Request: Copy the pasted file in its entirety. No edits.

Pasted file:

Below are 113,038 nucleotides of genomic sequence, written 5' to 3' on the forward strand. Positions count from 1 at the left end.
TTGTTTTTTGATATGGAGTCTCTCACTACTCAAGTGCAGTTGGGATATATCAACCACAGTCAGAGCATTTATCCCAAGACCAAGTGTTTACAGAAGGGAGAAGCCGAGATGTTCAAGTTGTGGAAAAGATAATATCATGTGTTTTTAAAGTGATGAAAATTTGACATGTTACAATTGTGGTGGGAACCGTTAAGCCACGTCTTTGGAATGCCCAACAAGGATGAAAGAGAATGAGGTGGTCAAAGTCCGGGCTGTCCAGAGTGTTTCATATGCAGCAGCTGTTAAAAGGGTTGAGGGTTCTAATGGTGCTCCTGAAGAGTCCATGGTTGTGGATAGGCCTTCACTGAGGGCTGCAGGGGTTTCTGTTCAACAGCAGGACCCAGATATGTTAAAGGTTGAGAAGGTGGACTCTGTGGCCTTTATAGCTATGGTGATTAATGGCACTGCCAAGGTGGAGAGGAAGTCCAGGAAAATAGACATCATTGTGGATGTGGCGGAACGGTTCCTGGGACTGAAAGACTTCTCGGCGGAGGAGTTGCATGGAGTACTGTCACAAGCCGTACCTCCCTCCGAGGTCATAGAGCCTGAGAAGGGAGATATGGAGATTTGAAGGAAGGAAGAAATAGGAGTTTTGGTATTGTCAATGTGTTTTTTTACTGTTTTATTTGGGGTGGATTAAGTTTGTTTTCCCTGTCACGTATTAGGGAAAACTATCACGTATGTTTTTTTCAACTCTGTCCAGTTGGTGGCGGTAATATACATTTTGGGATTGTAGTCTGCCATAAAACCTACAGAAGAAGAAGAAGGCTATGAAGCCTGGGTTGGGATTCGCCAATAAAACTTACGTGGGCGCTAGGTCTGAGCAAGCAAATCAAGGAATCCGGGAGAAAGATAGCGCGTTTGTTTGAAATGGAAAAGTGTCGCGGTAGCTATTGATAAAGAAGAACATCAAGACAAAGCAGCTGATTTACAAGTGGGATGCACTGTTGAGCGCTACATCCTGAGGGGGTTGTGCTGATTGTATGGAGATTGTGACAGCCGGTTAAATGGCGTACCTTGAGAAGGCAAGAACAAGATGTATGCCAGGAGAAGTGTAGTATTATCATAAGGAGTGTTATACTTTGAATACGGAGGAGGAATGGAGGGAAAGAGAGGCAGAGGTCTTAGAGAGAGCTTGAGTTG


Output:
Below are 113,038 nucleotides of genomic sequence, written 5' to 3' on the forward strand. Positions count from 1 at the left end.
TTGTTTTTTGATATGGAGTCTCTCACTACTCAAGTGCAGTTGGGATATATCAACCACAGTCAGAGCATTTATCCCAAGACCAAGTGTTTACAGAAGGGAGAAGCCGAGATGTTCAAGTTGTGGAAAAGATAATATCATGTGTTTTTAAAGTGATGAAAATTTGACATGTTACAATTGTGGTGGGAACCGTTAAGCCACGTCTTTGGAATGCCCAACAAGGATGAAAGAGAATGAGGTGGTCAAAGTCCGGGCTGTCCAGAGTGTTTCATATGCAGCAGCTGTTAAAAGGGTTGAGGGTTCTAATGGTGCTCCTGAAGAGTCCATGGTTGTGGATAGGCCTTCACTGAGGGCTGCAGGGGTTTCTGTTCAACAGCAGGACCCAGATATGTTAAAGGTTGAGAAGGTGGACTCTGTGGCCTTTATAGCTATGGTGATTAATGGCACTGCCAAGGTGGAGAGGAAGTCCAGGAAAATAGACATCATTGTGGATGTGGCGGAACGGTTCCTGGGACTGAAAGACTTCTCGGCGGAGGAGTTGCATGGAGTACTGTCACAAGCCGTACCTCCCTCCGAGGTCATAGAGCCTGAGAAGGGAGATATGGAGATTTGAAGGAAGGAAGAAATAGGAGTTTTGGTATTGTCAATGTGTTTTTTTACTGTTTTATTTGGGGTGGATTAAGTTTGTTTTCCCTGTCACGTATTAGGGAAAACTATCACGTATGTTTTTTTCAACTCTGTCCAGTTGGTGGCGGTAATATACATTTTGGGATTGTAGTCTGCCATAAAACCTACAGAAGAAGAAGAAGGCTATGAAGCCTGGGTTGGGATTCGCCAATAAAACTTACGTGGGCGCTAGGTCTGAGCAAGCAAATCAAGGAATCCGGGAGAAAGATAGCGCGTTTGTTTGAAATGGAAAAGTGTCGCGGTAGCTATTGATAAAGAAGAACATCAAGACAAAGCAGCTGATTTACAAGTGGGATGCACTGTTGAGCGCTACATCCTGAGGGGGTTGTGCTGATTGTATGGAGATTGTGACAGCCGGTTAAATGGCGTACCTTGAGAAGGCAAGAACAAGATGTATGCCAGGAGAAGTGTAGTATTATCATAAGGAGTGTTATACTTTGAATACGGAGGAGGAATGGAGGGAAAGAGAGGCAGAGGTCTTAGAGAGAGCTTGAGTTG